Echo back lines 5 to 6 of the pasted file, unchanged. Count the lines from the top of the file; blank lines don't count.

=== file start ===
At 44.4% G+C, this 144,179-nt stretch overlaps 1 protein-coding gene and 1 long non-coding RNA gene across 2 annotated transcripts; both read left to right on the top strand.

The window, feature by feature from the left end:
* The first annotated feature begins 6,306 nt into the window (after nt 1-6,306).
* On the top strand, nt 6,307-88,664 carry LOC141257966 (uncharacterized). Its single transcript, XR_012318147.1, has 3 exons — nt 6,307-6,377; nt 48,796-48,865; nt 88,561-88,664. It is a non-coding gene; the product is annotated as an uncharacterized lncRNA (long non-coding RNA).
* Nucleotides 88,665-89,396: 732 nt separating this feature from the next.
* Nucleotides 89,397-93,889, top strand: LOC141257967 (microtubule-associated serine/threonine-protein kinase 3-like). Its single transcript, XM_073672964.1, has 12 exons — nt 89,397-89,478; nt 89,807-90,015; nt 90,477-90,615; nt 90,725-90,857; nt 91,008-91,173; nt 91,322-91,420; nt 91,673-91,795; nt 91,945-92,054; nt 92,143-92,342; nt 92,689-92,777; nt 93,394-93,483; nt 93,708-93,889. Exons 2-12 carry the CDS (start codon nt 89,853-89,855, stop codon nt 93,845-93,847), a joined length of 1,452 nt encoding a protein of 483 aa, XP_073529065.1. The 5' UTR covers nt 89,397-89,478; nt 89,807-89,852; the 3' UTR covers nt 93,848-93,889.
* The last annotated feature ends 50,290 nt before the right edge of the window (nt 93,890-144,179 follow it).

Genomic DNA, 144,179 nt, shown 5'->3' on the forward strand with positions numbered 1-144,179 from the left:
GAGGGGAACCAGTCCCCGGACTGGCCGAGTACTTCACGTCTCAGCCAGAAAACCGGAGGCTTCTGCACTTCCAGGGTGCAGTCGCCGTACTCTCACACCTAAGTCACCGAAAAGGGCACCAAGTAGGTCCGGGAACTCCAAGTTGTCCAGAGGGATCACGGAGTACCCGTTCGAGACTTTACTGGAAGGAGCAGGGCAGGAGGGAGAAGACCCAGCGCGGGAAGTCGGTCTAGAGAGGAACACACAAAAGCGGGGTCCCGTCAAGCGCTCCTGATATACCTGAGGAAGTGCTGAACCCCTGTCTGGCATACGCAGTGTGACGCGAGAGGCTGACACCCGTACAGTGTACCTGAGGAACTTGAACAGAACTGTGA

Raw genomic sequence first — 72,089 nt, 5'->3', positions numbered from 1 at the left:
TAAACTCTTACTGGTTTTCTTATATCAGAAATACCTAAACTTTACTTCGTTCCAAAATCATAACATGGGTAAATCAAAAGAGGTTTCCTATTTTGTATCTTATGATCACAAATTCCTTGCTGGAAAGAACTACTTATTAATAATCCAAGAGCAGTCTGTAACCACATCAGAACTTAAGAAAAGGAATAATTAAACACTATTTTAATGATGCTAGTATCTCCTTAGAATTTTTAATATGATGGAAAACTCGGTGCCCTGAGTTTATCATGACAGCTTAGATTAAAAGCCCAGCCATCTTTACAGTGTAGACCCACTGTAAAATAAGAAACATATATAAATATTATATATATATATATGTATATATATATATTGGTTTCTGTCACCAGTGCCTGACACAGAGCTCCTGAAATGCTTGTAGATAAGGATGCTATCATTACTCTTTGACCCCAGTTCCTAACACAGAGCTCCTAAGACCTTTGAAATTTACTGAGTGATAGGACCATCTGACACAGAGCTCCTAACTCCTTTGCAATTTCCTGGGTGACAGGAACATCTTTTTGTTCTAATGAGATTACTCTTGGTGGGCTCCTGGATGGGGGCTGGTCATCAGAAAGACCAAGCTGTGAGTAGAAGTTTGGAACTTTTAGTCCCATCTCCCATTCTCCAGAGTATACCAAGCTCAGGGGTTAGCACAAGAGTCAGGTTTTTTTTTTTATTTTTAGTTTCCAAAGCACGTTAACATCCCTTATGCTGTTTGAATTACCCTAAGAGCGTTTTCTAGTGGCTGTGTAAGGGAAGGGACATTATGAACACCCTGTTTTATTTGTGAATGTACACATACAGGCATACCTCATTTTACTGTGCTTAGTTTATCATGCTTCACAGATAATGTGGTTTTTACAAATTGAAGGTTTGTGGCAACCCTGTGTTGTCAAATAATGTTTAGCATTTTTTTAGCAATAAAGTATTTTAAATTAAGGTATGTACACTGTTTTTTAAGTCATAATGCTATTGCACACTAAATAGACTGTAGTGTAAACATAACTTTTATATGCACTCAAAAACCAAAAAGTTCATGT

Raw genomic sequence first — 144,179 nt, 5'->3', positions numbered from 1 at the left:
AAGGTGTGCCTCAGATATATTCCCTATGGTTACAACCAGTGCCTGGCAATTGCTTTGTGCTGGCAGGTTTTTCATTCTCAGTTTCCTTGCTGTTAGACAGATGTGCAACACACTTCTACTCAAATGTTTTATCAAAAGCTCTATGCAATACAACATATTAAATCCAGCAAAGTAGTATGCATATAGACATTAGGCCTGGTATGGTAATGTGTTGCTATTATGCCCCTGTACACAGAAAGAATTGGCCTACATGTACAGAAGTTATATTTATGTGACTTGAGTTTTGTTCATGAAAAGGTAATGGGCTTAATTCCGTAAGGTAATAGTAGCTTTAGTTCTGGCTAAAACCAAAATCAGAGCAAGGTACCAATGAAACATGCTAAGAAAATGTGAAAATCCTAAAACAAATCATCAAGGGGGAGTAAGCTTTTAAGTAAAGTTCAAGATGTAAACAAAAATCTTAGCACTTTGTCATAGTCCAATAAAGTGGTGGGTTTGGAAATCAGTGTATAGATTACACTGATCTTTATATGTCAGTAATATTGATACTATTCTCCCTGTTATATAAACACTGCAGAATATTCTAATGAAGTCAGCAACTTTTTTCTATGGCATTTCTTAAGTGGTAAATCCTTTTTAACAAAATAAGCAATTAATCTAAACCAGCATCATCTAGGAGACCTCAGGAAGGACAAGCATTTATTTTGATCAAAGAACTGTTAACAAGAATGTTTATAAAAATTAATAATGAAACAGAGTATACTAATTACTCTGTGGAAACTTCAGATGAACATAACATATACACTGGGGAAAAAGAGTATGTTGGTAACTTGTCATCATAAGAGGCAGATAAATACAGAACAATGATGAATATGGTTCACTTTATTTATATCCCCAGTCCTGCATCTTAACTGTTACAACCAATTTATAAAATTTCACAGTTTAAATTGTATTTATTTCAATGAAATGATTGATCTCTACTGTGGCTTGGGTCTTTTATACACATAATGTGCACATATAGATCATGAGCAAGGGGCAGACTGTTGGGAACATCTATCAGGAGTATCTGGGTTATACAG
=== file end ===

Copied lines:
* Nucleotides 88,665-89,396: 732 nt separating this feature from the next.
* Nucleotides 89,397-93,889, top strand: LOC141257967 (microtubule-associated serine/threonine-protein kinase 3-like). Its single transcript, XM_073672964.1, has 12 exons — nt 89,397-89,478; nt 89,807-90,015; nt 90,477-90,615; nt 90,725-90,857; nt 91,008-91,173; nt 91,322-91,420; nt 91,673-91,795; nt 91,945-92,054; nt 92,143-92,342; nt 92,689-92,777; nt 93,394-93,483; nt 93,708-93,889. Exons 2-12 carry the CDS (start codon nt 89,853-89,855, stop codon nt 93,845-93,847), a joined length of 1,452 nt encoding a protein of 483 aa, XP_073529065.1. The 5' UTR covers nt 89,397-89,478; nt 89,807-89,852; the 3' UTR covers nt 93,848-93,889.